Wu Mountains

Wu Mountains

▪ mountains, China
Chinese (Pinyin and Wade-Giles romanization)  Wu Shan 

      mountain range on the border between Hubei (Hupeh) province and Chongqing (Chungking) municipality, central China. These mountains are often referred to by Western writers as the Gorge Mountains, because the Yangtze River (Chang Jiang) cuts its way through the area from the Sichuan Basin into the central Yangtze River basin, above Yichang, through a series of deep gorges. The massive Three Gorges Dam project at Sandouping (dam structure completed in 2006) has created an enormous reservoir in the area of the gorges stretching some 375 miles (600 km) upstream from the dam. The area is one of great complexity, being a zone of contact between the southeastern extremity of the Daba Mountains, which have a predominant northwest-southeast alignment, and the plateau of northeastern Guizhou (Kweichow). The mountains are predominantly formed of ancient limestones; they were probably folded into their present major structures in Jurassic times (about 200 to 145 million years ago), were worn down by erosion to a nearly flat plain, and then were deeply dissected by the river system of the area, which cuts across the main structural lines.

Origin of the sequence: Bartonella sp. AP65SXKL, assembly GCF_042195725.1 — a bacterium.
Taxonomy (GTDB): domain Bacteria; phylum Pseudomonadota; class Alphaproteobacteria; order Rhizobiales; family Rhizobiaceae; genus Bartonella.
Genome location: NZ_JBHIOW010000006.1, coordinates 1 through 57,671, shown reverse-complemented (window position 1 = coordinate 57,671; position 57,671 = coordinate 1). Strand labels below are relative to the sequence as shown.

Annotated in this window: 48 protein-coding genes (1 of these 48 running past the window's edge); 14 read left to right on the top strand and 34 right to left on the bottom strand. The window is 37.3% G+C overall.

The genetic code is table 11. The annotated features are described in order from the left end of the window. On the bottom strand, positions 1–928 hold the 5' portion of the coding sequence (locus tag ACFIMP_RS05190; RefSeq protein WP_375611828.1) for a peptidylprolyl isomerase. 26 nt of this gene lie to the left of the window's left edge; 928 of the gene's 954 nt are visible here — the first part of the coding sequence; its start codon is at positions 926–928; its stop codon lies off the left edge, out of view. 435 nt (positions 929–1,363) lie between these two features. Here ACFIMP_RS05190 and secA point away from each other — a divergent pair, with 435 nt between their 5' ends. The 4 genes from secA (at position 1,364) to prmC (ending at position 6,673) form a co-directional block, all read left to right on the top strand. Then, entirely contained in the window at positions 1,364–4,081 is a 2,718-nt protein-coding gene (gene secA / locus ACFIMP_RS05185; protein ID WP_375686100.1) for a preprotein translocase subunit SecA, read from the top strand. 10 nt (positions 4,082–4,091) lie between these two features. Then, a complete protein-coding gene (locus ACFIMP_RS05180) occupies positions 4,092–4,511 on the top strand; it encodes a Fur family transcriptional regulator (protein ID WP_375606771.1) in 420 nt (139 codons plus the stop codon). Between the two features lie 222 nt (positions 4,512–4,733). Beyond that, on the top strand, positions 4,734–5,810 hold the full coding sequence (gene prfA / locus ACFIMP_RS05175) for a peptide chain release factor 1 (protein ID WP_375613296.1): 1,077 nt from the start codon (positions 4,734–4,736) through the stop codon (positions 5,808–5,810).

The thinly populated area remained a remote borderland occupied by its aboriginal inhabitants until the Song (Song dynasty) dynasty (AD 960–1279). Even today cultivation is restricted to a few river valleys. The area has a warm and wet climate and a heavy forest cover. It produces timber, tung oil, tallow seed oil, lacquer, and other forest products. Apart from the rivers, access to the area is difficult, as there are few roads. The mountains average about 5,000 feet (1,500 metres) in height, but individual peaks, particularly north of the Yangtze gorges, are considerably higher—Mount Yingtiao reaches 9,700 feet (2,955 metres) and Mount Zhenzhu 9,518 feet (2,900 metres). However, it is the ruggedness of the terrain, rather than elevation, that makes the Wu Mountains such a formidable barrier to communications. The only highway through the area, connecting Wanzhou (Chongqing) with Badong (Hubei), has to make a lengthy detour south of the main section of the ranges.

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Universalium. 2010.

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